Behind every successful business are satisfied customers.
People who are happy with your food will come back; if they love your services, they’ll tell their friends about you.
If you want your business to survive, you have to be mindful of your clients and their expectations.
Before you begin implementing changes within your organization, consider how this might affect the customer experience, especially if you consider customer experience one of your competitive edges.
If you do decide to make changes that will affect your client, make sure you communicate this to them.
For example, if your vet office decides to increase your visit cost, send out a mass email to your existing clients so they won’t be surprised next time they bring in their pet.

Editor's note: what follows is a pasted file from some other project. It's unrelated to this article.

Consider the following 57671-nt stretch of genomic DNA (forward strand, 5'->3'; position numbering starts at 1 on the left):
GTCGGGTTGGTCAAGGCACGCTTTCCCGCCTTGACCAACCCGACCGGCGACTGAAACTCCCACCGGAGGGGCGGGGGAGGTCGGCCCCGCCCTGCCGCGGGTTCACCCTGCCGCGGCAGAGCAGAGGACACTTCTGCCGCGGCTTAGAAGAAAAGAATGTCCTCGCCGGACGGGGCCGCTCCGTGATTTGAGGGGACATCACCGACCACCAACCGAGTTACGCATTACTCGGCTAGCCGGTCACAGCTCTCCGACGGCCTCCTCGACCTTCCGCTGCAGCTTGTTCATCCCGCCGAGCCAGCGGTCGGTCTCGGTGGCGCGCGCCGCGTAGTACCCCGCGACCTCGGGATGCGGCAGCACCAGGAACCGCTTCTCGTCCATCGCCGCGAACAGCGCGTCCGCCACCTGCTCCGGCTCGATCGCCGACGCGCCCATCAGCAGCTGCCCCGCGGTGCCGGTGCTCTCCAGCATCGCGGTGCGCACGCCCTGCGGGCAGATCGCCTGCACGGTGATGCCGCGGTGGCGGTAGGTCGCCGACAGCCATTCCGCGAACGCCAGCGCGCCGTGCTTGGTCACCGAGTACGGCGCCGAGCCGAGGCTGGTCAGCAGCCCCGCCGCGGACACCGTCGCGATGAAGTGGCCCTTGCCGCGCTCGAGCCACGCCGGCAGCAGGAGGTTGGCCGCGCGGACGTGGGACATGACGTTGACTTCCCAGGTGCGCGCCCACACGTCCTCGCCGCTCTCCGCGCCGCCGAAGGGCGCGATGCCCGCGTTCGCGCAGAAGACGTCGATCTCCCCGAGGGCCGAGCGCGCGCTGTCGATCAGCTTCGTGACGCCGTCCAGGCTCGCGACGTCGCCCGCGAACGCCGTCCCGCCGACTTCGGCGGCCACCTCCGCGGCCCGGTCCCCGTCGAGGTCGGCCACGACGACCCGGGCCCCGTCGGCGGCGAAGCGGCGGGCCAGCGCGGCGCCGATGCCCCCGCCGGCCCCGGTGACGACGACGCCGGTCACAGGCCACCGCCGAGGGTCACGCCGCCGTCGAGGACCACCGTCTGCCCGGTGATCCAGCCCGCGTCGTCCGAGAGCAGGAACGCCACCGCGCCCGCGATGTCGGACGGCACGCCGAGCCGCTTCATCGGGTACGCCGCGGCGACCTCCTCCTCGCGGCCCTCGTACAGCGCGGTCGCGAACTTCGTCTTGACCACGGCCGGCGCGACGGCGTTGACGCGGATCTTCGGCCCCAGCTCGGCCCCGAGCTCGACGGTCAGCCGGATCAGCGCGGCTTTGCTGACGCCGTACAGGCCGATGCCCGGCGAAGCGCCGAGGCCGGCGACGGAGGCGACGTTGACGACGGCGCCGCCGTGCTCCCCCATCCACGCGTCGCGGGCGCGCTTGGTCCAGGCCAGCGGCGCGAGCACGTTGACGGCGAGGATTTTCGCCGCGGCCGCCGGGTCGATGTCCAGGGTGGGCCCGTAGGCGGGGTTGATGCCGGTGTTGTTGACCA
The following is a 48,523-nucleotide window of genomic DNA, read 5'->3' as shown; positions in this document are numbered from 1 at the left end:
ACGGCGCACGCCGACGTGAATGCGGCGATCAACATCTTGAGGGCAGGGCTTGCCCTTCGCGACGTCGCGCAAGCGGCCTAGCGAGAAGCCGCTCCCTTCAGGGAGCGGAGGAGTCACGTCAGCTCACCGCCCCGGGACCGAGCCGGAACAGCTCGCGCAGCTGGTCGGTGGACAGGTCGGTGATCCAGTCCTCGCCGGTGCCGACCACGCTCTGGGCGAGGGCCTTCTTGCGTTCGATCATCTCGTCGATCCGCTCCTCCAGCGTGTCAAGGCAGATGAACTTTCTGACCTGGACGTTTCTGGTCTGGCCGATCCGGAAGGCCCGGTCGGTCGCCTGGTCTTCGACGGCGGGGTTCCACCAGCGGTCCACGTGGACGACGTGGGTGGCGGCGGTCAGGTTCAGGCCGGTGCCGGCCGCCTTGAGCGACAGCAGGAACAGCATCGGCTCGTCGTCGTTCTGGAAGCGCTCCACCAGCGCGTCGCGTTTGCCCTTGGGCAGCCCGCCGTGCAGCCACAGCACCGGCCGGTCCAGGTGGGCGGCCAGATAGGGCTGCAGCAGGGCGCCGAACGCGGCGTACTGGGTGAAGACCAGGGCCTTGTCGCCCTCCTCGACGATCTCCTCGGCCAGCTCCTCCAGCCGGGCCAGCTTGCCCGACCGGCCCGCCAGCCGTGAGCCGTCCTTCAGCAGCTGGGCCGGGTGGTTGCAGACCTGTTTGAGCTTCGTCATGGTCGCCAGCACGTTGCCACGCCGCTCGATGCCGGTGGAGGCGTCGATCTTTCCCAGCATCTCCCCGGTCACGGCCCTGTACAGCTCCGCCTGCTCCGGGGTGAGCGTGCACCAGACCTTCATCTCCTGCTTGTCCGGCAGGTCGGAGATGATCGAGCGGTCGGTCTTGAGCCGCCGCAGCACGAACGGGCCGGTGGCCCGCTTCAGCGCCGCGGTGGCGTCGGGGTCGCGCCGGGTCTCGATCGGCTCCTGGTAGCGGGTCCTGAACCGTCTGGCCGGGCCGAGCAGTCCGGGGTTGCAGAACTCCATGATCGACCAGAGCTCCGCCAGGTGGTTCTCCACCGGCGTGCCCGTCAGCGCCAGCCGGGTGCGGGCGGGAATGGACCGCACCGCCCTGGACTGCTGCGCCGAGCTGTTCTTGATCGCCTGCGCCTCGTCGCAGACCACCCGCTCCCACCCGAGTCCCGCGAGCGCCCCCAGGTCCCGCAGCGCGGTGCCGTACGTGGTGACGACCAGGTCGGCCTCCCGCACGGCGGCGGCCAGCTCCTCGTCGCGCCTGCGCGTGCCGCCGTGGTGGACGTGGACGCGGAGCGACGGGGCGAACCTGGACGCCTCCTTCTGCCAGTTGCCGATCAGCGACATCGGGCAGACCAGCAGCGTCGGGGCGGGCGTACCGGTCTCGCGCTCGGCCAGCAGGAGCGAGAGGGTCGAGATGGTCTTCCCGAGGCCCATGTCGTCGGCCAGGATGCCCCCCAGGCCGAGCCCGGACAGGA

If your barber shop wants to transition to reservations only, post this update to all of your social media channels and update your website.
The last thing a person wants is to be surprised in a way that’s going to disadvantage them.
What is a lack of simple communication on your end could result in loss of trust on their end.
If it’s appropriate, you can be transparent with your clients about why you’ve decided to make the changes you have so they have the opportunity to sympathize instead of feeling inconvenienced.
During a global crisis, both small businesses and their clients are experiencing it together. People will remember the actions you take to manage their expectations and keep them happy.
Just as easily, they’ll remember where they felt you dropped the ball, so communicating with them and taking extra steps will help offset the changes your business needs to make to weather the storm.